- For a physician, they can write themselves a prescription under a fictitious name.
- A nurse can adjust the amounts of medication dispensed and alter a medical report.
- A medical or surgical technician can steal drugs, often undetected, due to minimal or nonexistent safety measures in place at medical facilities.
- Doctors or nurses can take an injectable drug, meant for the patient, shoot it in themselves and replace the drug with saline and give that to the patient instead.
There are countless examples across the country of drug diversion, resulting in overdoses at hospitals and unfortunately, disease, injury and fatalities to patients. One of the more infamous cases is that of radiology technician David Kwiatkowski who traveled from state to state in his career, spanning 18 different hospitals.
Kwiatkowski was addicted to fentanyl. He would take care of his fix by first injecting prescribed medication into a patient, then pulling it out and injecting it into his own arm, then using the same syringe and injecting the patient again. At the time, he may or may not have known he had Hepatitis C.
Over the course of his addiction, he infected 45 patients with the Hep-C. It wasn’t until he nearly overdosed on a wrongly-labeled syringe filled with a drug meant to paralyze a patient, that he was found out.
Without Change, The Stigma Here Seems Infinite
Rational thought would lead us to assume that protective measures are put in place within healthcare businesses to help safeguard patients from employees and contractors who work under the influence. However, A + B doesn’t necessarily equal C.
There are inconsistencies and stopgaps in the medical industry with regards to taking proactive steps to better monitor and manage drug inventory and dispensing practices. Even in light of the instances of drug abuse, random drug testing of healthcare workers isn’t adopted let alone implemented. Some facilities have added surveillance cameras, and oversight agencies are stressing the need to add or increase education early on in medical and nursing school curriculum about addiction.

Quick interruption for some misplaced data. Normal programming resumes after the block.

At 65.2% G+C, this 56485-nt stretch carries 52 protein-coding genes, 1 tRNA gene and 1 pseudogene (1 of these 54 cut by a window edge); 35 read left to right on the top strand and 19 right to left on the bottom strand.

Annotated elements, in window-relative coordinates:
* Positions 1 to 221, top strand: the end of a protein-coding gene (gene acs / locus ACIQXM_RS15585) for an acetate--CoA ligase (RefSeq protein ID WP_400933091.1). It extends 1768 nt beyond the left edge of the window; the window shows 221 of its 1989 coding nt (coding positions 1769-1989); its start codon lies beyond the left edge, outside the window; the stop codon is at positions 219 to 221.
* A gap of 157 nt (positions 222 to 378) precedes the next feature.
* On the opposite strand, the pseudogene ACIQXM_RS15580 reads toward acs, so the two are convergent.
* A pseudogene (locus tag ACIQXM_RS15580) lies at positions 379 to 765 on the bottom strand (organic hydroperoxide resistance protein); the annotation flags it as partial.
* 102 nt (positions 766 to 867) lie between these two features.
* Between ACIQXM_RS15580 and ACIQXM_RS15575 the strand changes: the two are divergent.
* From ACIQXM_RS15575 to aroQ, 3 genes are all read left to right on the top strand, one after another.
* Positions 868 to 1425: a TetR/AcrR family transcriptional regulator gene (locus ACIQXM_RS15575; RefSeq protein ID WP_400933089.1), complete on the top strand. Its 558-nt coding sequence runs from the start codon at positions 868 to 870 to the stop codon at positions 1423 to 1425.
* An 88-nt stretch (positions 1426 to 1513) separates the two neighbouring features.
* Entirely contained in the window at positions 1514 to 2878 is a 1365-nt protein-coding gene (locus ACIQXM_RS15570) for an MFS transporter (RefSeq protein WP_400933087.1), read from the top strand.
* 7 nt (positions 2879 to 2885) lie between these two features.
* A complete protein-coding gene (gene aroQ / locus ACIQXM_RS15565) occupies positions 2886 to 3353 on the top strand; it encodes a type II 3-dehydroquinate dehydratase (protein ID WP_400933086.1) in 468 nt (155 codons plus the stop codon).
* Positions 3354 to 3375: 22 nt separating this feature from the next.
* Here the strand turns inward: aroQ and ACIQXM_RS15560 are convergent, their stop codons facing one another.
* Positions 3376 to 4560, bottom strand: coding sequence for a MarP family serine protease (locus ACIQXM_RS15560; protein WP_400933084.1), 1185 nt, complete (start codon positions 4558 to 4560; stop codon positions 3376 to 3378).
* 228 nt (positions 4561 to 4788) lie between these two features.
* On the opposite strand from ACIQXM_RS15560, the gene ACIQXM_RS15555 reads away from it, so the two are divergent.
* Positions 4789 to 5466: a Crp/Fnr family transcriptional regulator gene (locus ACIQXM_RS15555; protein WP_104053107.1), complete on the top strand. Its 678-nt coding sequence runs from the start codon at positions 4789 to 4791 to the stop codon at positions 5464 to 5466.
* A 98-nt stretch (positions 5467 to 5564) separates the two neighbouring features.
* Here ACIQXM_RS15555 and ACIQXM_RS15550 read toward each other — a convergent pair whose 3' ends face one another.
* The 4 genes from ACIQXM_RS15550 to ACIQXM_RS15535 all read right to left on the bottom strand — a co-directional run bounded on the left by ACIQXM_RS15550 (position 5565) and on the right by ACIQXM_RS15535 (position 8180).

Troubling too is that nurses, for example, are given guidelines on how to identify substance abuse in a coworker but reporting instances to law enforcement is frowned upon. Could it be, in part, that private practices, medical institutions and industry agencies don’t want to smear their own name?
For healthcare professionals who question their ability to control drug or alcohol use, the stigmas in admitting the problem and seeking treatment are daunting. The fear in having their licenses pulled and the addiction reported to associated industry networks can hamper their ability to regain career status and employment in the future. As heavy as these risks are to medical practitioners with substance addiction, where does that leave the rest of us as patients?
Authored by Melanie Stern, Content Director for Scottsdale Recovery Center, Arizona Addiction Recovery Centers and Cohn Media, LLC. Writer and broadcaster covering the following industries: addiction rehab, health care, entertainment, technology and advocate of clear communication, positivity and humanity at its best.
Content for Arizona Addiction Recovery Centers created by Cohn Media, LLC. Passionate and creative writing and broadcasting, covering addiction rehab, health care, entertainment, technology and restaurants. Advocate of clear communication, positivity and humanity. www.cohn.media